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Mushroom production

Mushrooms are most important microbes used as a source of human food. They also called macroscopic fungi which are fruit bodies of higher fungi particularly basidiomycetes. About 2000 species of microbes are edible, out of which only 2 dozen edible mushroom have so far been artificially cultivated and 5-6 of them have been commercially exploited all over the world.

The mushroom species usually grown commercially attains a size of 5 to 10 cm (2 to 4 in) tall and has a fleshy cap from about 2 to 10 cm (10 to 4 in) across. When the mushroom is ripe, the cap is white or slightly brownish above and pink on the underside. With age, the entire fruiting body changes to dark brown. In the young mushroom the margin of the cap is jointed to the stem by a membranous collar, which breaks at maturity to expose the gills on the under surface of the cap.
























Source; External Trade Statistics.


The production process of the commercially important mushrooms is summarized as follows.


1.                  Composting: - Compositing for mushrooms takes 28-30 days.  During this period the compost is turned over 8 times.  Cotton seed and wheat bran will be used to prepare the compost


2.                  Seeding: - seeding the compost with mushroom culture (spawn) is called spawning.  The spawn will be spread on treated compost on wooden racks/boxes.   In general, each rack or box should have 1 m2 size.  The racks will be covered with waste newspaper after sterilizing them in formalin one week before use or steaming for 30 minutes at 20 lbs in an autoclave. Six to seven days after seeding, thread like growth of mushroom mycelium can be seen which covers the whole surface of compost in 12-18 days.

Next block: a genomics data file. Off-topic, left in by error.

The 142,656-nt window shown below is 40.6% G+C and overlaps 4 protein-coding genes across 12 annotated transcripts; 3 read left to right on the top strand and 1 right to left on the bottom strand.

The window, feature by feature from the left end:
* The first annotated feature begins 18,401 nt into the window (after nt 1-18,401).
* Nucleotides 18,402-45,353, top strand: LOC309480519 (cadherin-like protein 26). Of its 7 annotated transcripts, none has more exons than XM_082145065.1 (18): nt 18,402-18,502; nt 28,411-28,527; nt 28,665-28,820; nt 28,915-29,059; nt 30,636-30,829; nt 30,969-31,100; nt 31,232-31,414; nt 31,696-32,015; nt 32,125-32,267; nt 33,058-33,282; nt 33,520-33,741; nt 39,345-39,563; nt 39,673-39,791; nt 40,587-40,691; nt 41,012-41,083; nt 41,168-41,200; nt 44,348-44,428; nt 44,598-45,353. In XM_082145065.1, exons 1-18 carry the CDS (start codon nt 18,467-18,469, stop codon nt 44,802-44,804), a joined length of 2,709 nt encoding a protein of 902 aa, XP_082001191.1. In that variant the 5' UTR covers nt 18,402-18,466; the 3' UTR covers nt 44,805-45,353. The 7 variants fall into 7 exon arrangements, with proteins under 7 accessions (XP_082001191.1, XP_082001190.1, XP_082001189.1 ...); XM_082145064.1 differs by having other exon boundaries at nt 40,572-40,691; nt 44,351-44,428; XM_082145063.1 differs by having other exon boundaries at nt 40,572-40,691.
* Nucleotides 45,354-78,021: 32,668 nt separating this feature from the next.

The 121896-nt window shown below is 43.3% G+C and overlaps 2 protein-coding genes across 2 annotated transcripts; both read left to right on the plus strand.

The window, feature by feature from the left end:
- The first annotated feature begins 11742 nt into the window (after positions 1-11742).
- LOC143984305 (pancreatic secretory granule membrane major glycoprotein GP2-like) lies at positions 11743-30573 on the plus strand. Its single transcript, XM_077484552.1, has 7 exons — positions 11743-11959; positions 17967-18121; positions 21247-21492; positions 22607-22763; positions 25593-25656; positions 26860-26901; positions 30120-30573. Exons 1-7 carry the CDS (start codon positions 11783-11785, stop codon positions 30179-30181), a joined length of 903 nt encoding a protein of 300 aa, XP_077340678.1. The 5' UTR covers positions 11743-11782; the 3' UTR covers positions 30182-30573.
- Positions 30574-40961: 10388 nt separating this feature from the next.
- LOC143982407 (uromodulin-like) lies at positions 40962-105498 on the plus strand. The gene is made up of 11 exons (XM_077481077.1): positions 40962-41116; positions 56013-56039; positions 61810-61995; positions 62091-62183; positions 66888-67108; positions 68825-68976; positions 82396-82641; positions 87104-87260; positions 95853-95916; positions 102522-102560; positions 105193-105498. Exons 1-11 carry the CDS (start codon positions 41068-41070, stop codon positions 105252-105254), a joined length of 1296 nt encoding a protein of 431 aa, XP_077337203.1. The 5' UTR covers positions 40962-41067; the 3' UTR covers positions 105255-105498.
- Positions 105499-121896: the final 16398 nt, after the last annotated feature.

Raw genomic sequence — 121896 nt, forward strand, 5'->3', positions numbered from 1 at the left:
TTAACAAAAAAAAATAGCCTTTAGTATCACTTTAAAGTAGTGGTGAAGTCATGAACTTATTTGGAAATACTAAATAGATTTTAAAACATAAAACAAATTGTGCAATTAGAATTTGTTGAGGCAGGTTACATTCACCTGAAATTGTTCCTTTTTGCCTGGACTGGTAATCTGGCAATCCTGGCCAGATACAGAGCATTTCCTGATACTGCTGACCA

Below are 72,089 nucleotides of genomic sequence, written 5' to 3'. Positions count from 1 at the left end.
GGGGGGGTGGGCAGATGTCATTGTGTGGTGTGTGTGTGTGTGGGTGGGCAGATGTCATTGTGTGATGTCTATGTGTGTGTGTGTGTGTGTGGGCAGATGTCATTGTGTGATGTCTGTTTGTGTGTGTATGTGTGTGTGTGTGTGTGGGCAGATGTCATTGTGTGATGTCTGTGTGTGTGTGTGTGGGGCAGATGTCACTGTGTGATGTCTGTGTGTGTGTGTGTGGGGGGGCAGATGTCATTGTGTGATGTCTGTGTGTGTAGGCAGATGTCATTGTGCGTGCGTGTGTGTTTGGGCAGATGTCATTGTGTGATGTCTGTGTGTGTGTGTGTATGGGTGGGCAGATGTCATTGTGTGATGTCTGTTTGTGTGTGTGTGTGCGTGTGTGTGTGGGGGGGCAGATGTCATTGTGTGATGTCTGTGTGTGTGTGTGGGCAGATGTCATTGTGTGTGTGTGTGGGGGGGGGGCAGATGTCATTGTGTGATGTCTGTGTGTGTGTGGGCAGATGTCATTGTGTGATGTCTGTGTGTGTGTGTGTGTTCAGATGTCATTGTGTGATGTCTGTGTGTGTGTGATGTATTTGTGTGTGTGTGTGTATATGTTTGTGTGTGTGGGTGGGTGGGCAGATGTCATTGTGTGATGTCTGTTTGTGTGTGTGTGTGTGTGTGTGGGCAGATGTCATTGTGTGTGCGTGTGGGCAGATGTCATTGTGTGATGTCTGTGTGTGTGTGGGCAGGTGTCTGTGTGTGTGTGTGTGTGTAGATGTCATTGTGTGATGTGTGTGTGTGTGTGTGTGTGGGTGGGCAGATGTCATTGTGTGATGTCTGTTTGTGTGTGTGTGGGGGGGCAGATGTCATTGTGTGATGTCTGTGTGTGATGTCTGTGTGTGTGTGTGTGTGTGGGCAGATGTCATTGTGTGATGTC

3.                  Casing soil: - After removing the papers, the compost surface is covered with casing soil.  Covering the compost surface with casing soil helps in maintaining moisture gas exchange for growing mushrooms.  Casing soil should be free from diseases and insect pests and its PH should be 7.5-7.8.  The mixture of animal manure (2 years old) and garden soil or spent compost could be used as casing soil.  Casing soil can be treated with formalin.  After making a pile of casing soil and mix it with a 4% solution of formalin and cover it with a polythene sheet.  The sheet will be removed and the soil will be turned everyday for 3-4 days and so that the casing soil becomes free from the odour of formalin.  Casing soil can also be treated with steam at 55oC for 6-8 days.  A 4 cm layer of casing soil should be spread over the compost and then it will be sprayed with a 2% solution of formalin.  The crop room should have a temperature of 15-18oC and relative humidity of 80-85%. Spray water over the casing soil once or twice a day.

4.                  Harvesting: - Mushroom heads start coming after 12-18 days of casing.  The mushrooms will be harvested by twisting them between the fingers.  In order to get better quality mushrooms, the mushrooms should be harvested before their caps start opening.  Mushrooms have a very short shelf-life.  They should be stored without washing in paper envelopes kept in plastic bags to prevent moisture loss and are stored in refrigerators.

This profile envisages the establishment of a farm for the production of mushroom with a capacity of 32.9 ton per annum.

The present demand for the proposed product is estimated at 42.14 tons per annum. The demand is expected to reach at 106 tons by the year 2020.

The total investment requirement is estimated at Birr 2.72 million, out of which Birr 142.46 thousand is required for farm machinery and equipment. The farm will create employment opportunities for 16 persons.

 The project is financially viable with an internal rate of return (IRR) of 23.23% and a net present value (NPV) of Birr 2.05 million, discounted at 8.5%.